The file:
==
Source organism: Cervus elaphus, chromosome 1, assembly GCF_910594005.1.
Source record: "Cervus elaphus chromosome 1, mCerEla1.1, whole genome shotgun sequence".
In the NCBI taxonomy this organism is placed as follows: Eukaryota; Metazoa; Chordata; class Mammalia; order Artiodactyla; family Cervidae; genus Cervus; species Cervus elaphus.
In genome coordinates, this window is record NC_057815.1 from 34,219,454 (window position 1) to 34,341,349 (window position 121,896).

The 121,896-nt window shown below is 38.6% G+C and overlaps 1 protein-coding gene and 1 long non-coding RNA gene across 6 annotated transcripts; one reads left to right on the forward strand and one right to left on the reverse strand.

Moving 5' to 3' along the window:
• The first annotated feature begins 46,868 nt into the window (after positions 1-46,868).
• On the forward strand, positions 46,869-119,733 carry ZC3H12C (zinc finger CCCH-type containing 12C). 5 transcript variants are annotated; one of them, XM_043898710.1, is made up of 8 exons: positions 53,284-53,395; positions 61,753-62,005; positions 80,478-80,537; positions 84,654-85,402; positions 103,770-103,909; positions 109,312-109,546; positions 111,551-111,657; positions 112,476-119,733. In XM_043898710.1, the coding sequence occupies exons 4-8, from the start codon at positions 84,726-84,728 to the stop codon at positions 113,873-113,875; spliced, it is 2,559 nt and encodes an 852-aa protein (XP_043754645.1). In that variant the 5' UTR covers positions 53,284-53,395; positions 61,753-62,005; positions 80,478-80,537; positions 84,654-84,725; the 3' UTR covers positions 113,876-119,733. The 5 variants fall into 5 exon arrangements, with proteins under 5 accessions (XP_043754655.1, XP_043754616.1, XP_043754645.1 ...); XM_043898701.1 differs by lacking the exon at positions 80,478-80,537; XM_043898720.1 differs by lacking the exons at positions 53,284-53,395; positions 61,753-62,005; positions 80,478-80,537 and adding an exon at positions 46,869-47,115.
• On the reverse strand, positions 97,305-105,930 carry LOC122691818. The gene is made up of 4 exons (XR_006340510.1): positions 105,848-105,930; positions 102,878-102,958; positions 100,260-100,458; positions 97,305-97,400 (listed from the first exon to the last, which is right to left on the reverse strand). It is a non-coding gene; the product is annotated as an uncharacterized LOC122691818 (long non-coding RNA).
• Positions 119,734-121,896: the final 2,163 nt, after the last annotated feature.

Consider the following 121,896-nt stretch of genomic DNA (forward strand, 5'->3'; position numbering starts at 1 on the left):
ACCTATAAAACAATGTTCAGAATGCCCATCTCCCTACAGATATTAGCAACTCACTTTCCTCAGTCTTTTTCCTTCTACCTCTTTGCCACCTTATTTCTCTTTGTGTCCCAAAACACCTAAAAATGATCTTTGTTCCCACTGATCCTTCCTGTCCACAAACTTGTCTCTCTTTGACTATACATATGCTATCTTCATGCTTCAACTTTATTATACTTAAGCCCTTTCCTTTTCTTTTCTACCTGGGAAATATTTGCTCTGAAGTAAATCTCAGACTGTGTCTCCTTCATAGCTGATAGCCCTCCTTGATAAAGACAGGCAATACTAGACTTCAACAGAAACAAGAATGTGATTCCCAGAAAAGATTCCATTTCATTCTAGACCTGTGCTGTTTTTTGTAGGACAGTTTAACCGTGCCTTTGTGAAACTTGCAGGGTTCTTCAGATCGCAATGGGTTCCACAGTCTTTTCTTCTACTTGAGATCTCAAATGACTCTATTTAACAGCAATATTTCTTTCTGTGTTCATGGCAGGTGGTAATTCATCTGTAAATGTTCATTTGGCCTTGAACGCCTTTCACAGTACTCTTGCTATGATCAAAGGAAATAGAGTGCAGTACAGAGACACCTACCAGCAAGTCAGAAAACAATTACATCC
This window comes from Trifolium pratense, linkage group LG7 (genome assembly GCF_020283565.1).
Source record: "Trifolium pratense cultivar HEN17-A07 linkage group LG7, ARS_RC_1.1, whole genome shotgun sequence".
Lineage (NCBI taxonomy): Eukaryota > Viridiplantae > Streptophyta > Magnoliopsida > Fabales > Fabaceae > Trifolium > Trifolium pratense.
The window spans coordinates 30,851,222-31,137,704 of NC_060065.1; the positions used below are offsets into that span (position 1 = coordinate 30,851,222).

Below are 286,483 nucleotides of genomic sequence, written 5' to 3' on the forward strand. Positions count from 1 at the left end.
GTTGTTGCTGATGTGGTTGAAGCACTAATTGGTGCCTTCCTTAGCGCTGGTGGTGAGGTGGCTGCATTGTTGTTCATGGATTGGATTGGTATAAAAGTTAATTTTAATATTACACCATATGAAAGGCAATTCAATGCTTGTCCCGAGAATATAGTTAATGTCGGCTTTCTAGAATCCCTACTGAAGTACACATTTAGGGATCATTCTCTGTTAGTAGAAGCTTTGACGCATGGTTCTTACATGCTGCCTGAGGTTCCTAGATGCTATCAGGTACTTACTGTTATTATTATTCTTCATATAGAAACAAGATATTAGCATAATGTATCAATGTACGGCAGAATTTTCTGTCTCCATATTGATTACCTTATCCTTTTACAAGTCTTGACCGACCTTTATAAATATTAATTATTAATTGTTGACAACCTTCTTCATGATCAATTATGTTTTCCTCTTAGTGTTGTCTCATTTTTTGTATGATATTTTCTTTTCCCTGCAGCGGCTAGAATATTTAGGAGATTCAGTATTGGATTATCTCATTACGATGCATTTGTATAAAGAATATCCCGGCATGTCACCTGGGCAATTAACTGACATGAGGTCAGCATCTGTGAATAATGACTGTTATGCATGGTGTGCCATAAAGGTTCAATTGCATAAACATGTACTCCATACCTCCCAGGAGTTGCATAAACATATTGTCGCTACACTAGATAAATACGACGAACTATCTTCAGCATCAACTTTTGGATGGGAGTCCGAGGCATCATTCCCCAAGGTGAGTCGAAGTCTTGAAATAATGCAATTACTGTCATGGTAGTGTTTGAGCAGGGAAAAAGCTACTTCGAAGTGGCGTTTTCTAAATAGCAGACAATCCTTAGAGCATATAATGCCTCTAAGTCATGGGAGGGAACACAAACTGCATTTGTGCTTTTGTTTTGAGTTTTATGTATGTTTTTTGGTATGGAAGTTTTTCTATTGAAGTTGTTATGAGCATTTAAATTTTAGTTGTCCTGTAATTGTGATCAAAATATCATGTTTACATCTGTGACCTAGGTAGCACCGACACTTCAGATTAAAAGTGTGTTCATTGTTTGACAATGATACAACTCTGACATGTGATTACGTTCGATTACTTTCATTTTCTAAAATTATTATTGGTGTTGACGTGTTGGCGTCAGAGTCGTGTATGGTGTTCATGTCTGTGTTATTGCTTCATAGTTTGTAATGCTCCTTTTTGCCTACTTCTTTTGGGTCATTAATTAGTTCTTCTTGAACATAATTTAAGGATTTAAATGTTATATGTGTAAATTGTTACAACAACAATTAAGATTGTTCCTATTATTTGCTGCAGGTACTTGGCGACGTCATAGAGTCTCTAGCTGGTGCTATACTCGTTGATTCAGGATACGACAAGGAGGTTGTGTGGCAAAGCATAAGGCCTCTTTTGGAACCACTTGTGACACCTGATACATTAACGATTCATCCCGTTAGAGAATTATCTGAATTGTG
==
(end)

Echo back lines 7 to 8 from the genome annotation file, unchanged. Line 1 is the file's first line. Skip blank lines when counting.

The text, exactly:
• The first annotated feature begins 46,868 nt into the window (after positions 1-46,868).
• On the forward strand, positions 46,869-119,733 carry ZC3H12C (zinc finger CCCH-type containing 12C). 5 transcript variants are annotated; one of them, XM_043898710.1, is made up of 8 exons: positions 53,284-53,395; positions 61,753-62,005; positions 80,478-80,537; positions 84,654-85,402; positions 103,770-103,909; positions 109,312-109,546; positions 111,551-111,657; positions 112,476-119,733. In XM_043898710.1, the coding sequence occupies exons 4-8, from the start codon at positions 84,726-84,728 to the stop codon at positions 113,873-113,875; spliced, it is 2,559 nt and encodes an 852-aa protein (XP_043754645.1). In that variant the 5' UTR covers positions 53,284-53,395; positions 61,753-62,005; positions 80,478-80,537; positions 84,654-84,725; the 3' UTR covers positions 113,876-119,733. The 5 variants fall into 5 exon arrangements, with proteins under 5 accessions (XP_043754655.1, XP_043754616.1, XP_043754645.1 ...); XM_043898701.1 differs by lacking the exon at positions 80,478-80,537; XM_043898720.1 differs by lacking the exons at positions 53,284-53,395; positions 61,753-62,005; positions 80,478-80,537 and adding an exon at positions 46,869-47,115.